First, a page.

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Kirk v. Central States Manufacturing Inc.

Court of Appeals of Arkansas, Division IV

January 31, 2018

JOHN KIRK APPELLANT
v.
CENTRAL STATES MANUFACTURING INC, LIBERTY MUTUAL GROUP, AND DEATH & PERMANENT TOTAL DISABILITY TRUST FUND APPELLEES

         APPEAL FROM THE ARKANSAS WORKERS' COMPENSATION COMMISSION [NO. F706889]

          Taylor Law Partners, LLP, by: Jason L. Watson, for appellant.

          Zachary F. Ryburn, for appellees.

          WAYMONDM.BROWN, JUDGE.

         Appellant appeals from the Arkansas Workers' Compensation Commission's (Commission) January 12, 2017 opinion affirming and adopting the July 11, 2016 opinion of the administrative law judge (ALJ) denying his claim on finding that the statute of limitations had run in the matter and that he had failed to prove that he was entitled to any additional indemnity benefits. On appeal, appellant argues (1) that the Commission erred in finding that his claim for additional indemnity benefits was barred by the applicable statute of limitations and (2) that Flores's[1] interpretation of the statute of limitations is not strict construction and is therefore contrary to legislative intent. We affirm.

         Appellant provided the only testimony at the hearing. He testified that he was injured on July 25, 2006. He received temporary total disability benefits through October 15, 2007. He also received medical treatment at the expense of Central States Manufacturing, Inc. (Central States), including surgery with Dr. Blankenship, after which he returned to work.[2] While working for Central States in South Dakota in 2013, appellant started experiencing increased pain, which he reported to Central States. Central States "forced [him] to go through a process with the Workers' Compensation Commission, " in which he eventually returned to the care of Dr. Blankenship, who removed him from work and performed a second surgery. Following the surgery, he attempted to return to work under partial day and limited activity restrictions in 2014, but his pain increased despite being limited to four-hour work days. He returned to Dr. Blankenship, who again removed him from work after finding that appellant's pain levels were increasing. It was during this time when he was "totally off work by Dr. Blankenship's recommendation" that Central States fired him saying that he was "no longer needed." Appellant had not been employed at all since his termination by Central States, but he applied and was approved for Social Security disability benefits. Central States stopped paying indemnity benefits when it fired him, though it had resumed doing so after his second surgery.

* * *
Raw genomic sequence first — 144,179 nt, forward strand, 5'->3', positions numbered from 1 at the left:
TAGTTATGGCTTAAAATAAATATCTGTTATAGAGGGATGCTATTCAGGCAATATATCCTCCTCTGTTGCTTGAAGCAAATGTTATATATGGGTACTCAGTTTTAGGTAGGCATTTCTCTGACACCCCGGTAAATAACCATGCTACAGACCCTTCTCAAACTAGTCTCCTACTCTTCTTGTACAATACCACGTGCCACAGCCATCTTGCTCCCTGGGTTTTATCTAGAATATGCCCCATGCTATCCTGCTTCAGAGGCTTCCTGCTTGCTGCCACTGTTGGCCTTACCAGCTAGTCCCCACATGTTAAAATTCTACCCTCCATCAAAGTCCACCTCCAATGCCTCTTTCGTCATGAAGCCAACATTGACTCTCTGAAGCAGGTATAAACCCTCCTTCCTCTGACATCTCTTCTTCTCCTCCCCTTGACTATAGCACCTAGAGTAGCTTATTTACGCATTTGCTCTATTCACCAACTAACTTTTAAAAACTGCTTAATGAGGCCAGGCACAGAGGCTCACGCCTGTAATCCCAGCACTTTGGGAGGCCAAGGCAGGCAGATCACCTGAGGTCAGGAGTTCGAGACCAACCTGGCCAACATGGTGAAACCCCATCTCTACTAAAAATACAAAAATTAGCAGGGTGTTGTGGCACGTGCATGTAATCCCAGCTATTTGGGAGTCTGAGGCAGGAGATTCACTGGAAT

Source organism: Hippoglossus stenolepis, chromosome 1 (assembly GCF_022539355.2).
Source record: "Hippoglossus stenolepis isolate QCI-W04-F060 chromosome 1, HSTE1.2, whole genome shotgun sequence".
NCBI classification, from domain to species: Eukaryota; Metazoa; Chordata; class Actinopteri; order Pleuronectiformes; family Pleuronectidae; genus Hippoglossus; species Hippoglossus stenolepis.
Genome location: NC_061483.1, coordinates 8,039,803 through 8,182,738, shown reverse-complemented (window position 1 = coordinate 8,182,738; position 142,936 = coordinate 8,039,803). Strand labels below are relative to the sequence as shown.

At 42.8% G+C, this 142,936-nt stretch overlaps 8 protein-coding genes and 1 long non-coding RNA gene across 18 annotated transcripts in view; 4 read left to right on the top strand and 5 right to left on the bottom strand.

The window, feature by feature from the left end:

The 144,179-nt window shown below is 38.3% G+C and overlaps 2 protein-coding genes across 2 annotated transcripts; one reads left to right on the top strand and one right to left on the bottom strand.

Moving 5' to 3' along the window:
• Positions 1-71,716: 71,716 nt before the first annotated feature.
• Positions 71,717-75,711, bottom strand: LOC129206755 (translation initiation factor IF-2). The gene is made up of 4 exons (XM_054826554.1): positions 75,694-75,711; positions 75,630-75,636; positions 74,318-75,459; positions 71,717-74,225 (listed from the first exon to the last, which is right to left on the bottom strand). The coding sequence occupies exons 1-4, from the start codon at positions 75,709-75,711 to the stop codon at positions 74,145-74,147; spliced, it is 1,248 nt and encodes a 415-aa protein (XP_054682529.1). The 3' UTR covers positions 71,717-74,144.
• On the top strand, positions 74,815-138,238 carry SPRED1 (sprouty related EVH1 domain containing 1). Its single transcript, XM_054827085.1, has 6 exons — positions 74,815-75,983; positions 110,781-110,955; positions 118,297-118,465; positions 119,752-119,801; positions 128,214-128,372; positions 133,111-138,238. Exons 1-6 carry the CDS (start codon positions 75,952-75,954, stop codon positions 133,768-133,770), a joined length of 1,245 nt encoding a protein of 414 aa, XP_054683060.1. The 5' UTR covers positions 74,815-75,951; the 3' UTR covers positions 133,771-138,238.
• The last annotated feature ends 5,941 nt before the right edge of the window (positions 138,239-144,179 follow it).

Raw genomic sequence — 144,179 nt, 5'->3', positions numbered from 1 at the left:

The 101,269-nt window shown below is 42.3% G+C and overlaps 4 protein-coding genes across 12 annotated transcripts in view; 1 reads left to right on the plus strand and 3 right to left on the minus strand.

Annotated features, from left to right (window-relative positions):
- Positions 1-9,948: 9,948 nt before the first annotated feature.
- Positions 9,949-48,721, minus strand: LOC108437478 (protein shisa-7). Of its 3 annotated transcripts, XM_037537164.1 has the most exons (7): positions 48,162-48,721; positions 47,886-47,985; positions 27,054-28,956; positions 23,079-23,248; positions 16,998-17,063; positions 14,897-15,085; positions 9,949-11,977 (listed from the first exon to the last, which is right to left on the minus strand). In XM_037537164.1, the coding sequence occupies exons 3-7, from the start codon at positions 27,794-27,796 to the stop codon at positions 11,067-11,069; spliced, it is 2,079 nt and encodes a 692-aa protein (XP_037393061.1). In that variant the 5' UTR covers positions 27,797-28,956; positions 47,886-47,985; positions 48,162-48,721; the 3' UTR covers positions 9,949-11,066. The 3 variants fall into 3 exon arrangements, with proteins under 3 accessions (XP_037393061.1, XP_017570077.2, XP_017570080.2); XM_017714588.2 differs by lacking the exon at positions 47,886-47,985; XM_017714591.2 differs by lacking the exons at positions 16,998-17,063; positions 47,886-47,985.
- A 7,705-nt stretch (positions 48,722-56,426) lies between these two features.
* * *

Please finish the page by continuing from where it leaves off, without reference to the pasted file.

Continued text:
Appellant testified that "[t]here was a period of about five years that [he] did not receive any type of indemnity benefit, only medical"; he thought the gap was between 2007 and 2012. He was not asked about any indemnity benefits during that time nor did he ask. He never made a written claim for indemnity benefits and did not request additional indemnity benefits before hiring an attorney. He stated that he "never saw a need to request additional benefits; [he] did not know it was an option." Following appellant's testimony, the ALJ ordered briefs from both parties, which were submitted by both parties on May 13, 2016.

         The ALJ filed his opinion on July 11, 2016, in which he found that (1) the statute of limitations had run on appellant's claim for indemnity benefits, (2) appellant had failed to prove the defense of estoppel as it related to appellee's claim that the statute of limitations had run in this matter, and (3) appellant had failed to prove that he was entitled to any additional indemnity benefits. Accordingly, the ALJ denied appellant's claim in its entirety. Appellant timely appealed to the Commission, which entered its opinion on January 12, 2017, affirming and adopting the opinion of the ALJ. This timely appeal followed.

         Under Arkansas law, the Commission is permitted to adopt the ALJ's opinion.[3] In so doing, the Commission makes the ALJ's findings and conclusions the findings and conclusions of the Commission.[4] Therefore, for purposes of our review, we consider both the ALJ's opinion and the Commission's majority opinion.[5]